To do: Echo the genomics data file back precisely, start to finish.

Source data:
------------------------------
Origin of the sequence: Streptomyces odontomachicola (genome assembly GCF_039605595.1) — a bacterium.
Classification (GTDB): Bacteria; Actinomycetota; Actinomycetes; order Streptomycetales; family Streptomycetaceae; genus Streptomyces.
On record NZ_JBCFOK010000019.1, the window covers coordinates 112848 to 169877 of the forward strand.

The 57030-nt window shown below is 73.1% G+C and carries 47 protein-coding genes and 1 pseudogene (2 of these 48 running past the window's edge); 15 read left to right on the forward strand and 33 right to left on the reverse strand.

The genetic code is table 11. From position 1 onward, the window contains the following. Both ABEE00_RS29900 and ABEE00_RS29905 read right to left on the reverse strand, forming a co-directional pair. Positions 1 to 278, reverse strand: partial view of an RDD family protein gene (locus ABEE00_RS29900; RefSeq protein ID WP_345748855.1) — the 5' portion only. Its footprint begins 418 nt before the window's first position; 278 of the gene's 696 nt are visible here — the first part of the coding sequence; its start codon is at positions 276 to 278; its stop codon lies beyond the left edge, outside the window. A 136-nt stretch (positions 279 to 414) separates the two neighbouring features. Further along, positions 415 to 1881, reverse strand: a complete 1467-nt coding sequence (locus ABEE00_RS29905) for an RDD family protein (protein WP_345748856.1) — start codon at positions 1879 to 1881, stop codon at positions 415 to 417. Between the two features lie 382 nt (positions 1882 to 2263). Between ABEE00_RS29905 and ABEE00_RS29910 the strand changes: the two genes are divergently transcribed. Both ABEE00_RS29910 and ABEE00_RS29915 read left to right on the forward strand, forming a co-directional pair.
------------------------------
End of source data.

Origin of the sequence: Streptomyces odontomachicola (genome assembly GCF_039605595.1) — a bacterium.
Classification (GTDB): Bacteria; Actinomycetota; Actinomycetes; order Streptomycetales; family Streptomycetaceae; genus Streptomyces.
On record NZ_JBCFOK010000019.1, the window covers coordinates 112848 to 169877 of the forward strand.

The 57030-nt window shown below is 73.1% G+C and carries 47 protein-coding genes and 1 pseudogene (2 of these 48 running past the window's edge); 15 read left to right on the forward strand and 33 right to left on the reverse strand.

The genetic code is table 11. From position 1 onward, the window contains the following. Both ABEE00_RS29900 and ABEE00_RS29905 read right to left on the reverse strand, forming a co-directional pair. Positions 1 to 278, reverse strand: partial view of an RDD family protein gene (locus ABEE00_RS29900; RefSeq protein ID WP_345748855.1) — the 5' portion only. Its footprint begins 418 nt before the window's first position; 278 of the gene's 696 nt are visible here — the first part of the coding sequence; its start codon is at positions 276 to 278; its stop codon lies beyond the left edge, outside the window. A 136-nt stretch (positions 279 to 414) separates the two neighbouring features. Further along, positions 415 to 1881, reverse strand: a complete 1467-nt coding sequence (locus ABEE00_RS29905) for an RDD family protein (protein WP_345748856.1) — start codon at positions 1879 to 1881, stop codon at positions 415 to 417. Between the two features lie 382 nt (positions 1882 to 2263). Between ABEE00_RS29905 and ABEE00_RS29910 the strand changes: the two genes are divergently transcribed. Both ABEE00_RS29910 and ABEE00_RS29915 read left to right on the forward strand, forming a co-directional pair.